the joyful nest!

I don’t know if you remember, but one of my first posts was about “choosing joy”.
It is what I do.
I have come to a time in my life,
when the chicks are mostly grown.
Time flies when you’re having fun, and
I know that in just a few years the nest will be empty.
OUCH!
I feel a pain in my heart. Don’t call 911, I’m OK, it’s just so hard to have my childers growing up and leaving. What’s weird is, I have been looking forward to this for quite sometime. I just didn’t know it would come quite so quickly. Being a mom has been the greatest, hardest, most amazing experience. When they were tiny, I would give anything (pretty much) for a break. Just 20 minutes! You know, run to the store by myself, take a shower, eat MY food by myself. I think all I did was feel overwhelmed and worry. Come to think of it, I still worry. But now they’re gone alot and doing so much, I worry when they don’t come home at the designated time. Did the car break down? Have they even looked at the clock? These days, I miss having them all safely tucked in bed by 8:30 pm.
After all is said and done, life is wonderful. It is a challange, and I love it. I choose to love it, all of it.
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I sent my oldest son off to boot camp on Tuesday, he has chosen to serve his country. It’s going to be a great thing! I will miss seeing him for a while. Then my second son will be leaving on his mission in July. Oldest daughter is at a crossroads, as well. Bonus baby just turned sixteen on the 19th and had her first date all in the same week. Wow! I  know that I’m still their mom and hopefully they will always come home to the nest for visits, bringing lots of grandbabies and sharing love and  togetherness.
When I first heard Eva Cassidy sing this song, I cried….I sobbed. I thought of my darlin children flying away. It’s hard, but when it’s time for them to go, I know it. I have to have faith in them and in God. I know I have taught them, and loved them, and they are amazing!!

I had a friend tell me once, “Joy, you’re not the only one who loves them.” Father in Heaven loves them even more than I do. They will be just fine!!!

One year Blogiversary!!

Today, it has been
one year
 since I started my blog.
I feel pretty good about it!
It isn’t the most famous, or the most impressive.
 It is however mine and I have enjoyed so much sharing the past year with anyone who stops by.
 One of my goals, was to do posts encouraging others to do their Family History. I did write “37” FHF posts, and if I didn’t inspire anyone that’s OK. I reminded myself, of the love I have for my ancestors and their legacy. They are amazing to me and I hope someday to meet them and to tell them how much I love them. Maybe, they will tell me, they think I’m amazing too?
I have also written very fond and wonderful memories of my life and family. I’m always happy to share my stories and the lessons and things that life has taught me, but it is also for my posterity. How will they know…unless I tell them.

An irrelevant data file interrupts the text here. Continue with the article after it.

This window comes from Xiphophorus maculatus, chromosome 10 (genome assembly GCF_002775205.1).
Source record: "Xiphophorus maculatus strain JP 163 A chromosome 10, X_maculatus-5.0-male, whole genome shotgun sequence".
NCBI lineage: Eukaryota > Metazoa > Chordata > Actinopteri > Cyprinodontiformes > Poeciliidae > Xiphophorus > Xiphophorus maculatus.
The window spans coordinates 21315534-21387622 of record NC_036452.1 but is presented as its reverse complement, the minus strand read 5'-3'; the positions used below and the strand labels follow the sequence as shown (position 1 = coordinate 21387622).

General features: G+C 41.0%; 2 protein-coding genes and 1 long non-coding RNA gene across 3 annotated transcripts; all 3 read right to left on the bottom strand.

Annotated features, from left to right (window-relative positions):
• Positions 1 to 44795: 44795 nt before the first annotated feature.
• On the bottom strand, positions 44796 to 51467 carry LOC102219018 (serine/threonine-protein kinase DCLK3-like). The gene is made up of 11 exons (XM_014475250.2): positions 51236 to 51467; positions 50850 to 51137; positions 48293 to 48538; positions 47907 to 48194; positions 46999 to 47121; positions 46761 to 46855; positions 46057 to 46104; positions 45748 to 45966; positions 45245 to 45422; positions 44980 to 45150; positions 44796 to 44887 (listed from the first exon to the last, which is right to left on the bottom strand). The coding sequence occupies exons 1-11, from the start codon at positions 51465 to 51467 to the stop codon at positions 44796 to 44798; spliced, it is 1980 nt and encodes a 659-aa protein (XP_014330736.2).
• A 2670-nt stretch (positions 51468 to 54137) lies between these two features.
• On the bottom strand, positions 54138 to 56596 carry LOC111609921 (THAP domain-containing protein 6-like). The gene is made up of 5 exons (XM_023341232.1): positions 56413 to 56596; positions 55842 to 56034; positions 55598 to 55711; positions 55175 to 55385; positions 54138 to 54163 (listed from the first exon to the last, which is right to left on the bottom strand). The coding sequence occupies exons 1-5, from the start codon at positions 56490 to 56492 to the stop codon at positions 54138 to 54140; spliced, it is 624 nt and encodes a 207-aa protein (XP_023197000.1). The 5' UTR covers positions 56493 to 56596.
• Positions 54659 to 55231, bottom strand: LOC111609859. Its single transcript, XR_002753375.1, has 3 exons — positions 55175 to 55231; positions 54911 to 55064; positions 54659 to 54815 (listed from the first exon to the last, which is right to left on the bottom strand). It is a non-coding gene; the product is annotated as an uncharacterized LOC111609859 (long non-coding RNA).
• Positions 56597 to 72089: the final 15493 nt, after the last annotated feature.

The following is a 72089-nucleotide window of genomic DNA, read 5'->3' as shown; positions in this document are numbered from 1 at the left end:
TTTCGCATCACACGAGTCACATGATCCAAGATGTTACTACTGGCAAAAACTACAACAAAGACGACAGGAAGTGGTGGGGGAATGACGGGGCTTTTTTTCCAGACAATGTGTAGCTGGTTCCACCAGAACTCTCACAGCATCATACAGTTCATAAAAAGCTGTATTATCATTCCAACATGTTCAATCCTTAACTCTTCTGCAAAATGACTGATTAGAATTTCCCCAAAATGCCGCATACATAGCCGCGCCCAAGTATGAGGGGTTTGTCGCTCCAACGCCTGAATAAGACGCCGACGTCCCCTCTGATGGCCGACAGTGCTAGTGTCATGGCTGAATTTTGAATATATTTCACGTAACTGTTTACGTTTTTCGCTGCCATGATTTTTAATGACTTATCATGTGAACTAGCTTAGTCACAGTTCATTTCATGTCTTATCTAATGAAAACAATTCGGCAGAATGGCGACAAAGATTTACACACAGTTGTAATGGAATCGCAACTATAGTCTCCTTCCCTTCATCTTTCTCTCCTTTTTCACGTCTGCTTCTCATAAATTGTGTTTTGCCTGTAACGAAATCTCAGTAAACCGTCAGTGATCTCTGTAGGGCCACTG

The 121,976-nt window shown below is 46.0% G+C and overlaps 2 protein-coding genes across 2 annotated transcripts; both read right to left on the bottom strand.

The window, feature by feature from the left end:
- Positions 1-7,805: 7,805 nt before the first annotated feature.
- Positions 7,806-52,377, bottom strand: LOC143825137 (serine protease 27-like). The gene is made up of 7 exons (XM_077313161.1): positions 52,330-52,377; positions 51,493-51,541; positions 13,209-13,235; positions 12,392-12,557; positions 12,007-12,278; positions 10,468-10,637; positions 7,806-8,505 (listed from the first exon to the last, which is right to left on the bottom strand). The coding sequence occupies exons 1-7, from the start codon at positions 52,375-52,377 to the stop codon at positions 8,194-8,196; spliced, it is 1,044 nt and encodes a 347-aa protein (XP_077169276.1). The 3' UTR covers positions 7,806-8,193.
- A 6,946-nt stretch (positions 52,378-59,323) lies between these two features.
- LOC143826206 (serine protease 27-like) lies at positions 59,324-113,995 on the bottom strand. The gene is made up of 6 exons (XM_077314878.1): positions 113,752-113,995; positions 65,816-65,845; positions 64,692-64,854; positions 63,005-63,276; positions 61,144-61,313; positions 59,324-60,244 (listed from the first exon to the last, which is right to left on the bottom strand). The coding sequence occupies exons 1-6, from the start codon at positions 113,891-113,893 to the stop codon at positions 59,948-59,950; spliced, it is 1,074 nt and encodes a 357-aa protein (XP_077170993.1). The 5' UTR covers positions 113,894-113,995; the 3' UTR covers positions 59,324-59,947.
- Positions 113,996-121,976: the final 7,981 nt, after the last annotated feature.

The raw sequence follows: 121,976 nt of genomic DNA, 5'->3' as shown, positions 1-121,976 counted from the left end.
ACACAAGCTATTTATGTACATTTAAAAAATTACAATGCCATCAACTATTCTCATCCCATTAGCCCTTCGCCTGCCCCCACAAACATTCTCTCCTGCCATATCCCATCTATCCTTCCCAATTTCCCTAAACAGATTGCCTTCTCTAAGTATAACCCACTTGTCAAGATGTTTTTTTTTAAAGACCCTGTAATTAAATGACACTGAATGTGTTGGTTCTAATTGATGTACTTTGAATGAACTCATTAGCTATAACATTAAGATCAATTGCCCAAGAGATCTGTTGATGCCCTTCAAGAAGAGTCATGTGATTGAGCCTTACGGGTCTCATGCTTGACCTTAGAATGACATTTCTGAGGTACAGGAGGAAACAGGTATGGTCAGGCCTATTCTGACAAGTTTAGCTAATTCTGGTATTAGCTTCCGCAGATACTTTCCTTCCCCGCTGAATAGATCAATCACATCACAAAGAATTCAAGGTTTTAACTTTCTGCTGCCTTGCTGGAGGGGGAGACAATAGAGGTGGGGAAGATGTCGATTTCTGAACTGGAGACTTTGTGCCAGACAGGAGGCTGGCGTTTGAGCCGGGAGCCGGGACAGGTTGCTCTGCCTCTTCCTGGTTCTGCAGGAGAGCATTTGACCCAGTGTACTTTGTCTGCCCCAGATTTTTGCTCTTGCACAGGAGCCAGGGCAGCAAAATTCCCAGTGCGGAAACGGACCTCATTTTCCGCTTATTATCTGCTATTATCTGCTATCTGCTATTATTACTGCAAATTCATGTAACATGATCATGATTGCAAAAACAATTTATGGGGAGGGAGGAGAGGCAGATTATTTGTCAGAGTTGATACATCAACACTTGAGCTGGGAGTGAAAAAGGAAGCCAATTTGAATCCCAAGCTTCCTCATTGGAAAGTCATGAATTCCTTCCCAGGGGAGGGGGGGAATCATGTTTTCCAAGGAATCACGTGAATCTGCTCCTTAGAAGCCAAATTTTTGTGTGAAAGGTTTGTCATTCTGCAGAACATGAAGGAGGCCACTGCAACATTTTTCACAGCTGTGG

So if by chance you’ve happened by, thanks!
 I hope to see you again and get to know you. I have gotten to know lots of amazing people, and am very grateful for all of you.
Happy Blogiversary to ME!!

Family History Friday (FHF): State Historical Background!

If you have family from a certain area in the United States, and would like information about the place, you can go to the new “FamilySearch” here. Once there, click on “research helps”. Once there,  you will find an alphabetized list of possible information you can use. Click on the letter at the top of the state that you wish to look up. For example if I want information about the state of Utah, I would click on the “U”. When the list comes up, go down to “Utah Historical Background”. Click on it to see a chronological history of Utah. It is a great way to learn important dates and information that could be added to the history of an ancestors. It can/will be helpful and informative. Try it!! Happy Family History Friday! Love, Joy

My Baby is 16!!!

birthday was on the 19th.
We gave Emily a surprise party!!!
It turned out pretty great, and I think she was surprised.
We had fondue!
Cheese w/ ham, broccoli, cauliflour, carrots, pretzels, crackers, and –chocolate w/cinnamon bears (my personal fave), nilla wafers, pretzels, teddy grahams, marshmallows, bananas– also caramel w/ apple slices, pretzels, and all the stuff that was dipped in the chocolate. YUM, YUM!!!
what a darling smile for the camera!! Not!!!
(In case you were wondering, Emily is notorious for silly and crazy faces.)
Rachael forgot the “D” in birthday,
but did an awesome job decorating!
Then the kids watched “Zoolander”!
Emily calls her friend Linsey, her twin.
They were born on the same day,
April 19th, about 4 hours apart.
Linsey’s mom is one of my best friends, Lilli.
The girls have had their picture taken every year on their b-day,
since their b-day!!
Happy Birthday darling Emily!! I love you!!! oxox

Favorite TV/Movie Quotes!

I absolutely LOVE this movie. It is my happy movie.
You know, the one I watch when I’m feeling kinda blue.
If you haven’t seen it, you should do it.
I think I’ll watch it again today.
Kathleen Kelly: [about “NY152”] He couldn’t possibly be the Rooftop Killer!

Christina Plutzker: Remember when you thought Frank might be the Unibomber?

Kathleen Kelly: That was different.

                                                                         
                                                                          -You’ve Got Mail

Family History Friday (FHF): The Wall.

I actually teach an organizing class for people getting started doing their family history. I’m not always organized, but I do know how to organize.
One of the visuals I use in my class is a
 picture of a wall.
We want to get to the other side of the wall, but the wall is stopping us. The wall represents an obstacle or problem in research. Something preventing us from going any further, or progressing. How will we get over the wall? Well, on this side of the wall, the side where we are, there are many possible ways to get over the wall. There is a pole vaulter, a person holding a large bunch of of helium balloons, someone with a ladder leaning against the wall, someone with dynamite, someone digging under the wall, someone with a jack hammer, two people on a teeter totter, one person standing on shoulders of another, Rapunzel has her hair hanging down to help someone up, a group of cheerleaders are doing a pyramid, someone is on a tractor- ready to break through, a person with springs on their shoes, etc. The purpose of the visual is to tell others-